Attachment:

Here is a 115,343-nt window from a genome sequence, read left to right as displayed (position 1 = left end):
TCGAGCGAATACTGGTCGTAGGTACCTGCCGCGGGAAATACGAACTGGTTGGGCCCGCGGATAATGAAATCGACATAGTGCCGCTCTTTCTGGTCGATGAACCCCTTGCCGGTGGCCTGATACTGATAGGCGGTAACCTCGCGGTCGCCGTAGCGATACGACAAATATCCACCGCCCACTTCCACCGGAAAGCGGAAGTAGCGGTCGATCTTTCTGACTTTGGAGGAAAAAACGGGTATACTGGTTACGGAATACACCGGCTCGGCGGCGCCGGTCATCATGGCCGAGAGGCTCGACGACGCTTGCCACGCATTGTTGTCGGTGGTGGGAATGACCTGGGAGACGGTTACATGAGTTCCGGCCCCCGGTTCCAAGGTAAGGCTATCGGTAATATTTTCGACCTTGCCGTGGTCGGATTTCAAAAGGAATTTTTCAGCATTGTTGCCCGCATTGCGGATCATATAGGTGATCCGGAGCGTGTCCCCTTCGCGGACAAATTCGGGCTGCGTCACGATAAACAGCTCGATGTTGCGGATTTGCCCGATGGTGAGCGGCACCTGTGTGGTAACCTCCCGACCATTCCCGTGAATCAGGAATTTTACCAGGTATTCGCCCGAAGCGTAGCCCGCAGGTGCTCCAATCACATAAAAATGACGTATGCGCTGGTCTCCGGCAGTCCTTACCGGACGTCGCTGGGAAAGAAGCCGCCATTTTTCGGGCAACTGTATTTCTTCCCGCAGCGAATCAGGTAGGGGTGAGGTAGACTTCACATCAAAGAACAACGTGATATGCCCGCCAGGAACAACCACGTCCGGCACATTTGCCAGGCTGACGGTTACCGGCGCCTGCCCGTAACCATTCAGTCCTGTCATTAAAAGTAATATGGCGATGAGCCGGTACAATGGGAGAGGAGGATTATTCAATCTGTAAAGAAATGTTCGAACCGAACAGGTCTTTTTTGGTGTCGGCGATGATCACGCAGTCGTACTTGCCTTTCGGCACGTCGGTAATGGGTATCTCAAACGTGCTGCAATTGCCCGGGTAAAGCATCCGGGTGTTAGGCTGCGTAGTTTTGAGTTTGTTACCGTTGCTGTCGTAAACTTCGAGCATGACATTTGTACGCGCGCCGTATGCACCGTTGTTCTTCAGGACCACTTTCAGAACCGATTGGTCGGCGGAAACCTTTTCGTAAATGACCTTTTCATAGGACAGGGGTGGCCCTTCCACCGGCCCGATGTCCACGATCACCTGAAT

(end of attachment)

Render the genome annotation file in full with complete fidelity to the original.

Here is a 115,343-nt window from a genome sequence, read left to right as displayed (position 1 = left end):
TCGAGCGAATACTGGTCGTAGGTACCTGCCGCGGGAAATACGAACTGGTTGGGCCCGCGGATAATGAAATCGACATAGTGCCGCTCTTTCTGGTCGATGAACCCCTTGCCGGTGGCCTGATACTGATAGGCGGTAACCTCGCGGTCGCCGTAGCGATACGACAAATATCCACCGCCCACTTCCACCGGAAAGCGGAAGTAGCGGTCGATCTTTCTGACTTTGGAGGAAAAAACGGGTATACTGGTTACGGAATACACCGGCTCGGCGGCGCCGGTCATCATGGCCGAGAGGCTCGACGACGCTTGCCACGCATTGTTGTCGGTGGTGGGAATGACCTGGGAGACGGTTACATGAGTTCCGGCCCCCGGTTCCAAGGTAAGGCTATCGGTAATATTTTCGACCTTGCCGTGGTCGGATTTCAAAAGGAATTTTTCAGCATTGTTGCCCGCATTGCGGATCATATAGGTGATCCGGAGCGTGTCCCCTTCGCGGACAAATTCGGGCTGCGTCACGATAAACAGCTCGATGTTGCGGATTTGCCCGATGGTGAGCGGCACCTGTGTGGTAACCTCCCGACCATTCCCGTGAATCAGGAATTTTACCAGGTATTCGCCCGAAGCGTAGCCCGCAGGTGCTCCAATCACATAAAAATGACGTATGCGCTGGTCTCCGGCAGTCCTTACCGGACGTCGCTGGGAAAGAAGCCGCCATTTTTCGGGCAACTGTATTTCTTCCCGCAGCGAATCAGGTAGGGGTGAGGTAGACTTCACATCAAAGAACAACGTGATATGCCCGCCAGGAACAACCACGTCCGGCACATTTGCCAGGCTGACGGTTACCGGCGCCTGCCCGTAACCATTCAGTCCTGTCATTAAAAGTAATATGGCGATGAGCCGGTACAATGGGAGAGGAGGATTATTCAATCTGTAAAGAAATGTTCGAACCGAACAGGTCTTTTTTGGTGTCGGCGATGATCACGCAGTCGTACTTGCCTTTCGGCACGTCGGTAATGGGTATCTCAAACGTGCTGCAATTGCCCGGGTAAAGCATCCGGGTGTTAGGCTGCGTAGTTTTGAGTTTGTTACCGTTGCTGTCGTAAACTTCGAGCATGACATTTGTACGCGCGCCGTATGCACCGTTGTTCTTCAGGACCACTTTCAGAACCGATTGGTCGGCGGAAACCTTTTCGTAAATGACCTTTTCATAGGACAGGGGTGGCCCTTCCACCGGCCCGATGTCCACGATCACCTGAAT